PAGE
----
Credit. Matthew Provencher, MD

Mechanism of Injury

The labrum can be injured by a variety of mechanisms due to the makeup of the shoulder. As with all joints, with increased mobility, there is decreased stability. A shoulder can dislocate via a direct blow to the front of the shoulder or fall on an outstretched hand, also known as FOOSH, which can cause a posterior dislocation. In cases of anterior dislocation, an extreme distraction to the area such as sudden pulling or placing the shoulder in extreme end ranges in external rotation and abduction are possible mechanisms. To picture this movement, envision the cocked-back position of the arm when throwing an object.

Brown appeared to injure his shoulder similar to a FOOSH presentation when he had his arm extended to block Gay.


Surgery is indicated when there is enough of a tear in the labrum that creates instability that conservative measures or bracing will not address. Anchors and sutures are placed to reattach the cartilage to the glenoid. 

Timelines for recovery are anywhere from four to six months though can be longer if damage is more complex. We know the surgery was sometime in late January after the playoff loss and before free agency when Dion Dawkins mentioned the surgery. Considering they have exit physicals after the season suggests he had surgery sometime in late January or early February. 

Update 6/4/24

Brown states that he dislocated the shoulder after the game when he went to activate the shoulder against the driver’s side door suggesting that this was the left shoulder he dislocated.

He did have the shoulder taped up all season suggesting he may have also had prior damage in there.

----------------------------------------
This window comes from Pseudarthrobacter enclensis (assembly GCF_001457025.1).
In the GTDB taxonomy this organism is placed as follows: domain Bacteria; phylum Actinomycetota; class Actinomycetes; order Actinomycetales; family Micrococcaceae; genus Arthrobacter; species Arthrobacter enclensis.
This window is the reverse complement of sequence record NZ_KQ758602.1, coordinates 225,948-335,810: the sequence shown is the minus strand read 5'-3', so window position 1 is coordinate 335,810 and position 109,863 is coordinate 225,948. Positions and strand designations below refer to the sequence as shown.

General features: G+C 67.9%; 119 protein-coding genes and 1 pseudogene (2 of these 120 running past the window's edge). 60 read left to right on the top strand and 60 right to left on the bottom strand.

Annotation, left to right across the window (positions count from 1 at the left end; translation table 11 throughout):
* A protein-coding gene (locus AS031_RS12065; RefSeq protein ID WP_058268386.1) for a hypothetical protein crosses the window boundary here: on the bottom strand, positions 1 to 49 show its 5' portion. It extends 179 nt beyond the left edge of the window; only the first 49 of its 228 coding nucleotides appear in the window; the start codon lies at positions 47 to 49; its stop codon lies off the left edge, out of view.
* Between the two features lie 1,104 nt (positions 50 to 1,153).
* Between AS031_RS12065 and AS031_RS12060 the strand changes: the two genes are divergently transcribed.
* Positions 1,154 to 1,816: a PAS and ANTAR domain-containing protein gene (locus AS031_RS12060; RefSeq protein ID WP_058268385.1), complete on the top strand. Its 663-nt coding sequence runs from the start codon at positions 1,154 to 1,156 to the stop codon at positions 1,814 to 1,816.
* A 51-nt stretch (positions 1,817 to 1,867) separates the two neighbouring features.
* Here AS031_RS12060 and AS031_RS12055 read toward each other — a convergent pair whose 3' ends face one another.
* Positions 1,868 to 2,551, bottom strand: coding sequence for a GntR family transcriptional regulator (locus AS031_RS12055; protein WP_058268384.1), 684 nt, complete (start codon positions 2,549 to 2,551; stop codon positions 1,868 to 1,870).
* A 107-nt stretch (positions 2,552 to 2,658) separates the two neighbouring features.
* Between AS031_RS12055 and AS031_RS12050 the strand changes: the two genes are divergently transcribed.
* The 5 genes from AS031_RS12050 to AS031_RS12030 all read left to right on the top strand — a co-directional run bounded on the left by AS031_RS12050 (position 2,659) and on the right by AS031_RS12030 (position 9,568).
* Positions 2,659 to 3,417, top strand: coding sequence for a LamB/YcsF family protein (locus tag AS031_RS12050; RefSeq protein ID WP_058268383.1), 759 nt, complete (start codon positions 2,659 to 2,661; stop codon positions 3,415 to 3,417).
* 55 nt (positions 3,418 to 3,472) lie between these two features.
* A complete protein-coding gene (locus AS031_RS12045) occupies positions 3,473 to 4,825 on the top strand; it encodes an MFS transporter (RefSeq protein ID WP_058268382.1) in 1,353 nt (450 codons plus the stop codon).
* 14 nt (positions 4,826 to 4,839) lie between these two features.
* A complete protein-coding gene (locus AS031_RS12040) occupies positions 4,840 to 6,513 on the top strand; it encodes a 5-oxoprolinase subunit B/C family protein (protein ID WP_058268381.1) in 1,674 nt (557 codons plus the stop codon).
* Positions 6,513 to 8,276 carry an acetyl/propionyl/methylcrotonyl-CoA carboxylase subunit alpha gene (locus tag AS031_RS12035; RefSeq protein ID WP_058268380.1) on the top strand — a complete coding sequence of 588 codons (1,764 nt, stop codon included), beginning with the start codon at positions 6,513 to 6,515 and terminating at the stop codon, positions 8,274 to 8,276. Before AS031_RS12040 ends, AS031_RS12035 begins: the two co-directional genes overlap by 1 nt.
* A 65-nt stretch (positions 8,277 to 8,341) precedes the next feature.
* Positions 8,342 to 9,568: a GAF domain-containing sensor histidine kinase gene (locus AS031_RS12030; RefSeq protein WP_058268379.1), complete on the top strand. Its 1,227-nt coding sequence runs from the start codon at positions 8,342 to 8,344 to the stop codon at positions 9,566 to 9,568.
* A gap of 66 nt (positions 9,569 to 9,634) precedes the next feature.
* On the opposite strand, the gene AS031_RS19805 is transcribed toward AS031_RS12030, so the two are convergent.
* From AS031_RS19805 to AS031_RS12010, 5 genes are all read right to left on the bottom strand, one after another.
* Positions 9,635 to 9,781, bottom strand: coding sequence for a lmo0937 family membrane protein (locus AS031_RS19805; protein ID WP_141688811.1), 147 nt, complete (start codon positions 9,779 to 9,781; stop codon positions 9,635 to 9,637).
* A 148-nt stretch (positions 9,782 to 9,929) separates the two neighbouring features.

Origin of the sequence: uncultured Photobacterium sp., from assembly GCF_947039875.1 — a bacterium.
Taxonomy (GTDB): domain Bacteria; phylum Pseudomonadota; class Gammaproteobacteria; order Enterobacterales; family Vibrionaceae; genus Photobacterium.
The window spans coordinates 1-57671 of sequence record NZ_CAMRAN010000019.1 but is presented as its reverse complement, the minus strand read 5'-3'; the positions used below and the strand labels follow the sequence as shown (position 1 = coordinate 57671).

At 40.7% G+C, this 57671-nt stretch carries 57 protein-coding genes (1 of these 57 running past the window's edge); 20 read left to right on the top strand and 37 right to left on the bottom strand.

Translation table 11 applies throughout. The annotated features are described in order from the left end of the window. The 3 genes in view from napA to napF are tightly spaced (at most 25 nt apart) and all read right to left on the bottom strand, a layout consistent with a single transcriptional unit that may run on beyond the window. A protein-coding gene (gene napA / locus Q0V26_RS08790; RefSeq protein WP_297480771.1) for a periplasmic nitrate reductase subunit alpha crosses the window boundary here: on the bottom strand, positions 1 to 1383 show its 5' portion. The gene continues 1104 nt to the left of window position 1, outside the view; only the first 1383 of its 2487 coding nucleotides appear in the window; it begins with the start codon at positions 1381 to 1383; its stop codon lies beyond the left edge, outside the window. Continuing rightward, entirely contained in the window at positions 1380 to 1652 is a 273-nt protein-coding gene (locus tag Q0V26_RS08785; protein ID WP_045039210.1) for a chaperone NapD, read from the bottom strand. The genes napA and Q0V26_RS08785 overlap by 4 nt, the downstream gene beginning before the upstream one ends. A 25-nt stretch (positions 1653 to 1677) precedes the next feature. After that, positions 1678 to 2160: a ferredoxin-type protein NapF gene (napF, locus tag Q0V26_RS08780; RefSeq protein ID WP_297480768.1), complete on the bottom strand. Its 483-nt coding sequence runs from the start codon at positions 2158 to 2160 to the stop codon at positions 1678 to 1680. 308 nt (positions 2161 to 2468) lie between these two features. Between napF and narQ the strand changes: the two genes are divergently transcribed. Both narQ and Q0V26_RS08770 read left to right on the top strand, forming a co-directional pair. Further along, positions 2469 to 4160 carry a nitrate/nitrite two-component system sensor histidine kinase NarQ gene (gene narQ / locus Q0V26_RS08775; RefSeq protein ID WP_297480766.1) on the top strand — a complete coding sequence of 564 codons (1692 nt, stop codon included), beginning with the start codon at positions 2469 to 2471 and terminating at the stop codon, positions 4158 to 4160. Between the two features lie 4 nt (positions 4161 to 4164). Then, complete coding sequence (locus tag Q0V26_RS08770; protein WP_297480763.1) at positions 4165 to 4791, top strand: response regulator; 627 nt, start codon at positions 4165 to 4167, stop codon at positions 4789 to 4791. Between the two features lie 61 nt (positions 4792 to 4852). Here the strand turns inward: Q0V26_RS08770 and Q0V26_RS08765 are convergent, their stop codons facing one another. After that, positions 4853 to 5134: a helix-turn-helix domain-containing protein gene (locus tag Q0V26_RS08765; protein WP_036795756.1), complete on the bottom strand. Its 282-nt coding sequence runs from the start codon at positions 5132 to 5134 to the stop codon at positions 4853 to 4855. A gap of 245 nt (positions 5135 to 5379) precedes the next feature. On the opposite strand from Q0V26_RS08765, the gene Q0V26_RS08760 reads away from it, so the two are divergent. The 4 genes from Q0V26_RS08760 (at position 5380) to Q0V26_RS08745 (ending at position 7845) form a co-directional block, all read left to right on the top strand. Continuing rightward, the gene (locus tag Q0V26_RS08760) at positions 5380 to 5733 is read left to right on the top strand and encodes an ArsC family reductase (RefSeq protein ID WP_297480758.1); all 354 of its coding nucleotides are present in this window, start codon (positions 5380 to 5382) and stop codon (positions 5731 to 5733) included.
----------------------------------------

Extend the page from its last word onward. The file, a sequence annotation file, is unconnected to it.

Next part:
Considering the Bills are roughly four months removed from the last game, it is assumed that Brown is also roughly four months removed from surgery. According to research, timelines for return to play are roughly nine months with between 80 to 90 percent return to play.

There does not appear to be any decline in a return to performance, but there is anywhere from a 13 to 26 percent chance of re-tearing the labrum following repair. There is also a 58 percent chance of future instability within the shoulder in the future, but considering the frequency that offensive lineman suffer a torn labrum, this isn’t necessarily a concern.

The biggest issue is missed time should he suffer a new injury and future arthritis. Recurrent instability is in the mid-20 percent, but far less (50 percent) than if he didn’t have surgery. This is also an injury he could play through after some rehab and bracing if it does occur again. 

Outlook & Potential Concerns

It’s unfortunate that Brown is missing time while rehabbing, but considering he is limited in OTA’s and was pitching underhand at Micah Hyde’s charity softball game indicates he’s moving along well. This shoulder issue has the chance to have future issues, but will only be an issue if he has another mechanism of injury that leads to it being reinjured. There isn’t any concern for performance or career longevity once he returns and should be ready for training camp barring setbacks. 

I wish Spencer Brown the best of luck this season and to stay healthy. 

Top Photo Credit: BuffaloRumblings.com

Video Credit: NFL

1 Comment

Leave a Reply

Your email address will not be published. Required fields are marked *